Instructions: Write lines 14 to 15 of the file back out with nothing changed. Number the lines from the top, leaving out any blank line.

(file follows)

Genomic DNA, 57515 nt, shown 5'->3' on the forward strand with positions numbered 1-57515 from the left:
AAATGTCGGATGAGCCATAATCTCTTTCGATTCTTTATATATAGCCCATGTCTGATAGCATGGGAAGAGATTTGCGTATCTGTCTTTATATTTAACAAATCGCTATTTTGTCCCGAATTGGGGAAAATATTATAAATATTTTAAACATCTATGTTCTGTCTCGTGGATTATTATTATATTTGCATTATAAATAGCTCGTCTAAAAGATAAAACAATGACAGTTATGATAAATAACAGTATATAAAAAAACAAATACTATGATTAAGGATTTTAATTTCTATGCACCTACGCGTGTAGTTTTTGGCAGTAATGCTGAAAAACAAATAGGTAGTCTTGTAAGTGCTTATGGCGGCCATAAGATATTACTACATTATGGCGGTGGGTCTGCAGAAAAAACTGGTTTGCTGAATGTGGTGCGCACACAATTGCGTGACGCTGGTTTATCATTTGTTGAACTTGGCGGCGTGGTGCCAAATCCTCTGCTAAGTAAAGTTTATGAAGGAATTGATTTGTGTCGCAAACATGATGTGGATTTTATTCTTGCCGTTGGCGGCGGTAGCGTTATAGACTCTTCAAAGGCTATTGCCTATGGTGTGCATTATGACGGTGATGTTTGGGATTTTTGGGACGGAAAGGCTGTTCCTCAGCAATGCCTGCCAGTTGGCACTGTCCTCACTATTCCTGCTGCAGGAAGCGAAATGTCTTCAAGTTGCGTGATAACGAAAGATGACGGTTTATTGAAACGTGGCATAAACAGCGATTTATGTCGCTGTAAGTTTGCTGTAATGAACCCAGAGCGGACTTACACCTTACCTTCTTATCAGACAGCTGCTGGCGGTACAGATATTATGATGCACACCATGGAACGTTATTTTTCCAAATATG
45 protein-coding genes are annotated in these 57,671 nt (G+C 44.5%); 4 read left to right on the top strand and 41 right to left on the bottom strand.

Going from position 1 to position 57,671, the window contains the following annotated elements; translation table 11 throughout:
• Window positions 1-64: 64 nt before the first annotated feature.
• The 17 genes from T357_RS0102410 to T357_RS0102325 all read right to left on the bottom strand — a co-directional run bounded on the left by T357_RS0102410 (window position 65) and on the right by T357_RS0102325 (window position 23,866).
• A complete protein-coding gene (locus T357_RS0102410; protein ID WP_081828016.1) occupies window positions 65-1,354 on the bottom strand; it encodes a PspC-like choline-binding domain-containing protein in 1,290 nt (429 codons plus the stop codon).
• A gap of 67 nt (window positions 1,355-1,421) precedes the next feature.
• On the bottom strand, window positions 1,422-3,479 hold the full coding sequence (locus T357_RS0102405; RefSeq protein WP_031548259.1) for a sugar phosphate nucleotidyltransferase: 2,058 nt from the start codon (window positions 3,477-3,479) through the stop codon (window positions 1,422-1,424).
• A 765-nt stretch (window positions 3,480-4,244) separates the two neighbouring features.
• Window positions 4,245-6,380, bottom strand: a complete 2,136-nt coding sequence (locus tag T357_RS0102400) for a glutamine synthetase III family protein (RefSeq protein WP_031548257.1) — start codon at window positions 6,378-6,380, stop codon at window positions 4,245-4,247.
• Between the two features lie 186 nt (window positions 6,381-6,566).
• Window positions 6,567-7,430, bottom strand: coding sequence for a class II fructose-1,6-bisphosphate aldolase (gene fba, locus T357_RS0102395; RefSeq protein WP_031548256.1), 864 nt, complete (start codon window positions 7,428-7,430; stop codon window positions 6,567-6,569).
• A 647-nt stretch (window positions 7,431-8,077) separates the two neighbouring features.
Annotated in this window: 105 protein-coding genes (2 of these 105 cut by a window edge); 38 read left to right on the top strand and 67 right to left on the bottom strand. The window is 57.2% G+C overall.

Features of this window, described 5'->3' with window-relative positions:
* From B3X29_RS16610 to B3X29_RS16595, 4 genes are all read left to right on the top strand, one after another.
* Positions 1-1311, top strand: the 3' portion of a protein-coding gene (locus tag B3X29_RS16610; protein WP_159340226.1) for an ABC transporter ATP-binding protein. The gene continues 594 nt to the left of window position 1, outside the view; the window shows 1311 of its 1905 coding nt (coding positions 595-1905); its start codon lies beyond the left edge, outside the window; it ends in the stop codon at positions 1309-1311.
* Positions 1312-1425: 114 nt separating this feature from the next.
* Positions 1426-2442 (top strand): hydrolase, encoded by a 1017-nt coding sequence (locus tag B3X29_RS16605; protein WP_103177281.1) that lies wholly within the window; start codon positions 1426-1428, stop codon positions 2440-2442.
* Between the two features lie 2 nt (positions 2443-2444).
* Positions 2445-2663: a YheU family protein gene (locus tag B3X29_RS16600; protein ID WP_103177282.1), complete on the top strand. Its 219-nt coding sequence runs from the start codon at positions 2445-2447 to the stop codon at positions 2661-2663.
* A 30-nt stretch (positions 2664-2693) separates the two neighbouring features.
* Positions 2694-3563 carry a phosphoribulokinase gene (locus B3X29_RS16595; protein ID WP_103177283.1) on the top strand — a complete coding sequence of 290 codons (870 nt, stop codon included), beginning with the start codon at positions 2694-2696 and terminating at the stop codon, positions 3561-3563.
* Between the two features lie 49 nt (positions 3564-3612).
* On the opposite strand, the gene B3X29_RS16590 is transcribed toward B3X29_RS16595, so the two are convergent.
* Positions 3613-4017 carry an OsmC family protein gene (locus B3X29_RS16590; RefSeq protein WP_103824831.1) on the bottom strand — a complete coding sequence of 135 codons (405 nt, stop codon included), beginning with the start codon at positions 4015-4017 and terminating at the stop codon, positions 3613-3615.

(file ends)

• A 647-nt stretch (window positions 7,431-8,077) separates the two neighbouring features.
Annotated in this window: 105 protein-coding genes (2 of these 105 cut by a window edge); 38 read left to right on the top strand and 67 right to left on the bottom strand. The window is 57.2% G+C overall.